April O’Connell has always had a passion for creating and making art. In high school, she was nominated for Art All-States, the prestigious program for exceptional high school artists. While attending All-States, however, she began to harbor doubts about her future as an artist.
“They told us the truth, the hard truth,” O’Connell said, of the prominent artists presenting at the program. “It’s tough to become an artist. You have to keep trying and trying, and maybe you’ll succeed, but there are no guarantees.”
The Millis resident went on to college at the University of New Hampshire, but to hedge her bets she decided to major in recreation management and minor in art. It was during her semester abroad in Barcelona, Spain, that O’Connell began to re-think her path.
“I was so inspired by Dali, Picasso, and Frida (Kahlo),” she said of the legendary artists. “I was literally seeing where Dali and Picasso were making their art.”
O’Connell says she never considered herself particularly talented, and her perfectionism was getting in the way of artistic expression. The time in Spain, however, was a turning point for her.
“I went to Barcelona with a sketchbook and a sharpie and would just sketch away with no eraser, everything I saw. I was just free-flowing with my pen and it was amazing.”
After graduating from UNH in May, O’Connell decided to immerse herself in art and try to make a go of it after all. Her work was exhibited for the first time at Cilla’s Coffeehouse in Norfolk during the month of October. It was daunting, she said, because her work is intensely personal.
“I am expressing myself with my art and I am showing people how I feel with color and lines. The way I color in a line can scream an emotion,” she said. “You can see it if you look hard enough. If someone really wants to appreciate my art, maybe they’re going to have to squint to find the lines that make up that space. And sometimes people look and then look away. And that’s okay too.”
On October 6, O’Connell did live portraits at the coffeehouse while her favorite band, Phatt James from Durham, NH, entertained the patrons. Half of her artwork on exhibit at Cilla’s has sold, and she has received several commissions for more art.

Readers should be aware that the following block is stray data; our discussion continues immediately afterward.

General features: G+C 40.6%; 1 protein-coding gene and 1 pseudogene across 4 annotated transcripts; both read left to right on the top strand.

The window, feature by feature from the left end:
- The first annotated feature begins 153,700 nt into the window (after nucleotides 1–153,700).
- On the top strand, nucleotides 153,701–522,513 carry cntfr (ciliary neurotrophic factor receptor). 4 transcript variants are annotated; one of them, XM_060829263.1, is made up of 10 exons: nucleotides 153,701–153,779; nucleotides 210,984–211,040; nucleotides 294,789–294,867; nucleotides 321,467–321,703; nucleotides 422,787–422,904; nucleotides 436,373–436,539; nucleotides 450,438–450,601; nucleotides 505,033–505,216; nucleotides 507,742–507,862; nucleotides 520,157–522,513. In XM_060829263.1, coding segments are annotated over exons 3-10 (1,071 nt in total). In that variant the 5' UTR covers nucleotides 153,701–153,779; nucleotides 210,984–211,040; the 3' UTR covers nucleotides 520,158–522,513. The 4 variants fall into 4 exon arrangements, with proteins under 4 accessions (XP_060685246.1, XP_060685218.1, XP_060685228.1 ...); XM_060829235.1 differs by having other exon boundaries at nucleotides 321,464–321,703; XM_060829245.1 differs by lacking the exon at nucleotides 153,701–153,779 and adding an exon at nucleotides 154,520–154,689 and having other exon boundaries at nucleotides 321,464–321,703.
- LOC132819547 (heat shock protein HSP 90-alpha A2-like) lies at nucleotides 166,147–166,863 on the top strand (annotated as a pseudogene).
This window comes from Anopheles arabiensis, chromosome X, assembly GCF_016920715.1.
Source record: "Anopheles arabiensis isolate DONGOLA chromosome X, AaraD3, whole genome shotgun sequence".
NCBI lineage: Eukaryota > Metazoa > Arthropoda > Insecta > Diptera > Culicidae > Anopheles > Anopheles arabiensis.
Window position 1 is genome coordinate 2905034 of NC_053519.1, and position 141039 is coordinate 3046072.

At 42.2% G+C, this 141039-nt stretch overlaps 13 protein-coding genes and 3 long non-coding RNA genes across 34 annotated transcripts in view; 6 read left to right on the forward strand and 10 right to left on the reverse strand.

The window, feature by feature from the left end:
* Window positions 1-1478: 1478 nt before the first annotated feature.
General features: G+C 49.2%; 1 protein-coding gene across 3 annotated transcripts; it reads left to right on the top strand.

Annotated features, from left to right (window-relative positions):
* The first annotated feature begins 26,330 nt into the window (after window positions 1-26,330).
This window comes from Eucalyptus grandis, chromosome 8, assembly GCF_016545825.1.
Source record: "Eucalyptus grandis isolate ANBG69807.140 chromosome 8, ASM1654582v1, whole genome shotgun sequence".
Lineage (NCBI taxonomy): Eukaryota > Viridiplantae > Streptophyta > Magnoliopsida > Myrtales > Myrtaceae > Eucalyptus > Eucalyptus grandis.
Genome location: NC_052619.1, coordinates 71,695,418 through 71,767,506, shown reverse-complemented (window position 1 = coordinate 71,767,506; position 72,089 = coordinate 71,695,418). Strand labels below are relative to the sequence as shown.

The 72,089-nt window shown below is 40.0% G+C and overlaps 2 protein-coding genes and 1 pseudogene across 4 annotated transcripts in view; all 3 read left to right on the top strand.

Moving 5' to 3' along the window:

O’Connell uses a variety of media in her art—oils, pastels, charcoal, gouache--and that experimentation is important because she is young. She has wondered if focusing on just one medium might help her become better, but has so far resisted restrictions and narrow parameters while she creates.
She describes her creative process as messy and unplanned, preferring to let her emotions and the feeling of the paint and the color lead her. Her favorite works have been self-portraits, because she does art for herself.
“I’m a little selfish,” she admits.
Still, she views her art as a way to communicate with others, likening it to a new language. She says sharing her art is a way to teach people about herself and about themselves in a judgment-free way. Her favorite quote is by Picasso: “The meaning in life is to find your gifts. The purpose in life is to share them.”
Her exuberance, passion, and curiosity will likely drive O’Connell to grow as an artist, even though she is quick to point out her goal is simply to learn more and express herself, not to make a name in the art world.
In fact, she shies away from describing herself as an artist, as if it’s a designation she is not yet comfortable with.
“I want to develop my skill or gift. I don’t even like to call it a skill or gift, because it’s just something that I do.”
To see more of O’Connell’s artwork, follow her on Instagram at www.instagram.com/apriloconnell. Her next art show is planned for early 2019 in Newmarket, NH.